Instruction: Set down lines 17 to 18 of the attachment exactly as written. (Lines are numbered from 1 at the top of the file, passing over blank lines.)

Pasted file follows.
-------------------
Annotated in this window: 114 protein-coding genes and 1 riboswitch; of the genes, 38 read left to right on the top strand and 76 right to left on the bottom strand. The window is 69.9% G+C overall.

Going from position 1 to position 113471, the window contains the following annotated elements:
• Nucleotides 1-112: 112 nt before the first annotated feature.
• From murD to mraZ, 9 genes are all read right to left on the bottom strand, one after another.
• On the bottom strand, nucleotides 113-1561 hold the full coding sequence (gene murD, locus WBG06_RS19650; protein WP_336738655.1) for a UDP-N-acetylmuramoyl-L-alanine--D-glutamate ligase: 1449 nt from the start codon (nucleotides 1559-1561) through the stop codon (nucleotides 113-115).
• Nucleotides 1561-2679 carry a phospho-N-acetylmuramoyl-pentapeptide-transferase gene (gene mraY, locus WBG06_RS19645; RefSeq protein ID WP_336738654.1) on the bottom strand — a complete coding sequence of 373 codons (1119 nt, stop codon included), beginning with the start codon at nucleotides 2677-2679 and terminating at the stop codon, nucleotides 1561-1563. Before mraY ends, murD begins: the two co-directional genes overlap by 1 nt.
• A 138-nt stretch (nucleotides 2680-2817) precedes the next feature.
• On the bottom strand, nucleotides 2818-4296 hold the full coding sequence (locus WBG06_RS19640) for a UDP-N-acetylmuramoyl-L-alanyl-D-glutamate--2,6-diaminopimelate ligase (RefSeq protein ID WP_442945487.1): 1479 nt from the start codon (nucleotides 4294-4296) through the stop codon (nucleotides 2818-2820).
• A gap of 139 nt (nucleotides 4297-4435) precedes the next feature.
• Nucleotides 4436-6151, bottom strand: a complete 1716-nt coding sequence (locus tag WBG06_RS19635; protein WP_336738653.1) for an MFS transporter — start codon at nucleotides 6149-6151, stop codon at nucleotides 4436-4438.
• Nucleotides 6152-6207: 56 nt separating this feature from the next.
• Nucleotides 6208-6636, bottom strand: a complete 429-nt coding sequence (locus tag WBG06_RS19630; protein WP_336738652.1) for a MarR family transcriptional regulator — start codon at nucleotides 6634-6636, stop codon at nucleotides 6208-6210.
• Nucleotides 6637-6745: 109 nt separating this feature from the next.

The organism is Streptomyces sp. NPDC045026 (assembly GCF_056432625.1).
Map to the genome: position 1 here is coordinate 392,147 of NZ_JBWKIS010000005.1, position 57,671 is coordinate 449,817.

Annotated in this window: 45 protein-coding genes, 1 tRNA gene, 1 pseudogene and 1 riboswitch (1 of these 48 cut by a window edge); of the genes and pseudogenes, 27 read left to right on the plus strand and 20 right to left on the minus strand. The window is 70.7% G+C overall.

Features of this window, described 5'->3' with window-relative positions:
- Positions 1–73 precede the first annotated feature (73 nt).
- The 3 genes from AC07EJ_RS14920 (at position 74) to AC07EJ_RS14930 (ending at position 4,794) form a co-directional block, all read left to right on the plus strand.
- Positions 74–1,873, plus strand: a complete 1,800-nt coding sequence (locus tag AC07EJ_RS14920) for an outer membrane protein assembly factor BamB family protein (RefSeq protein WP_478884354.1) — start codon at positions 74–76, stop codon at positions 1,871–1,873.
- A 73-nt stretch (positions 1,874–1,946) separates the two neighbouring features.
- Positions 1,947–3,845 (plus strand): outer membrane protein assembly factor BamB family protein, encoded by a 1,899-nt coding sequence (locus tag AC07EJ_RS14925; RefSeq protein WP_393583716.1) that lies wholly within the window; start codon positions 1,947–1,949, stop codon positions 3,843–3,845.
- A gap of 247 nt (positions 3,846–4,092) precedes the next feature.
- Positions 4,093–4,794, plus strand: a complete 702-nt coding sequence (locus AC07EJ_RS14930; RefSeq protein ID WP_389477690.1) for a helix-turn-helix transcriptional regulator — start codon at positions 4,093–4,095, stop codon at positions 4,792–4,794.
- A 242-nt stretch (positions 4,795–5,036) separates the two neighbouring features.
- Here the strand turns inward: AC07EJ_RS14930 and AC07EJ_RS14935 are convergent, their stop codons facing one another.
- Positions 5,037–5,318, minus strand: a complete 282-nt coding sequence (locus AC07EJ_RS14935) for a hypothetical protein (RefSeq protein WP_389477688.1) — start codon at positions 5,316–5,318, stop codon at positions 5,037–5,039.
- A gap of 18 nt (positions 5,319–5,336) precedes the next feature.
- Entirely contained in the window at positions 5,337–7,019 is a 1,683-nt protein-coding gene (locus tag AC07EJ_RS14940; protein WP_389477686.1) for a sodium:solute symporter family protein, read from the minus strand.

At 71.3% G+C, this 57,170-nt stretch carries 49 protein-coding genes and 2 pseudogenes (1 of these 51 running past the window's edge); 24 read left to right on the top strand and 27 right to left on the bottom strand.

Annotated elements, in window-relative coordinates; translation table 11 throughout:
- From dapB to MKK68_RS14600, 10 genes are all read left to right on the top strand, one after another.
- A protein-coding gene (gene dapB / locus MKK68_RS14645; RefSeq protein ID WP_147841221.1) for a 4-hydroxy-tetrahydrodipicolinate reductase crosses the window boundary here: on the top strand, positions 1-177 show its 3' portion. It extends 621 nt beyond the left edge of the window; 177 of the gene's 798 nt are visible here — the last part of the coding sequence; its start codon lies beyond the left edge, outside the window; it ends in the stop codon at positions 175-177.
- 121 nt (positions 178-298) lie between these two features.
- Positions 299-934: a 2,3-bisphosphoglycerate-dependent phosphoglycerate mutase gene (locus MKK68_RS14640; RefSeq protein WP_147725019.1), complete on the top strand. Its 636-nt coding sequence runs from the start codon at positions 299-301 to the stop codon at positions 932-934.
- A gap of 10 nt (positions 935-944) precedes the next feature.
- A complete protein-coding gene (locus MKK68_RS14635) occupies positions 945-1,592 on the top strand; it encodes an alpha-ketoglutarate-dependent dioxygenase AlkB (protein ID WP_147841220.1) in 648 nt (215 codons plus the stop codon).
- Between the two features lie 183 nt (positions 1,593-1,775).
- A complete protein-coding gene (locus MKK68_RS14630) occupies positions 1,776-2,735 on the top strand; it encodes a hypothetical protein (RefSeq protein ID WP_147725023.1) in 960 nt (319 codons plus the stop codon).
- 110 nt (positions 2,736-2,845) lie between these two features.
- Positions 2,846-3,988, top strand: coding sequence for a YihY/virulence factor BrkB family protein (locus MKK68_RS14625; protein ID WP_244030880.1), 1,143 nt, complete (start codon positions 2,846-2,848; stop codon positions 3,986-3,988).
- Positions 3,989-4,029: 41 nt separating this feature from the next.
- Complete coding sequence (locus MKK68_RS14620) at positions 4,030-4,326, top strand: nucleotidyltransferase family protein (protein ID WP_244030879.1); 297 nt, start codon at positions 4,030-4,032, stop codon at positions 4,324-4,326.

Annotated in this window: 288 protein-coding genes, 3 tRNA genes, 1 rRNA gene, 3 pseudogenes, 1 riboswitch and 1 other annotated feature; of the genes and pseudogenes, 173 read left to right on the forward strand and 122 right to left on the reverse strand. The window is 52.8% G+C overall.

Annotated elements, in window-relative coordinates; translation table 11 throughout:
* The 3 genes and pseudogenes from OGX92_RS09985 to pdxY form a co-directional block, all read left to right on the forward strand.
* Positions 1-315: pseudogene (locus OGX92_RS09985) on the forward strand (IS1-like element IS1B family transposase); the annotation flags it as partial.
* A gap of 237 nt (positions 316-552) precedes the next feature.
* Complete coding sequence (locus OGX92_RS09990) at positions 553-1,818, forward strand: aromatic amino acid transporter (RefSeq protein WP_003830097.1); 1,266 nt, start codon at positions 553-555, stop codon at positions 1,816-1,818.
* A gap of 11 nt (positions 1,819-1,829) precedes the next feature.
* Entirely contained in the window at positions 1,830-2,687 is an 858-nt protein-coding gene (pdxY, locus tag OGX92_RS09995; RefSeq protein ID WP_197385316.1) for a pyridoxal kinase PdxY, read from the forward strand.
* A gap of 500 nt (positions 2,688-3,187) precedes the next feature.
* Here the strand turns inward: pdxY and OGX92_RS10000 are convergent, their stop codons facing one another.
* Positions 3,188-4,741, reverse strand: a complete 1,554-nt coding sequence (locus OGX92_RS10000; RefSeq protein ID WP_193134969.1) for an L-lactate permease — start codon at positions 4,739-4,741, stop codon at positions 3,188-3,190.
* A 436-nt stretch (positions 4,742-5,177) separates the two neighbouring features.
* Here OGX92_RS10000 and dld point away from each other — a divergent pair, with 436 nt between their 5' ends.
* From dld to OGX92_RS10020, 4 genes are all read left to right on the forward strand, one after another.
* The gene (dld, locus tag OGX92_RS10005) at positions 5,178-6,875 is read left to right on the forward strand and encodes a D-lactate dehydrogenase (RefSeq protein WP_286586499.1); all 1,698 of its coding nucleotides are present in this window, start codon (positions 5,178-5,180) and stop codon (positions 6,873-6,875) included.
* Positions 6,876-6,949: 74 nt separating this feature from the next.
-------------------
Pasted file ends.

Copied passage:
Features of this window, described 5'->3' with window-relative positions:
- Positions 1–73 precede the first annotated feature (73 nt).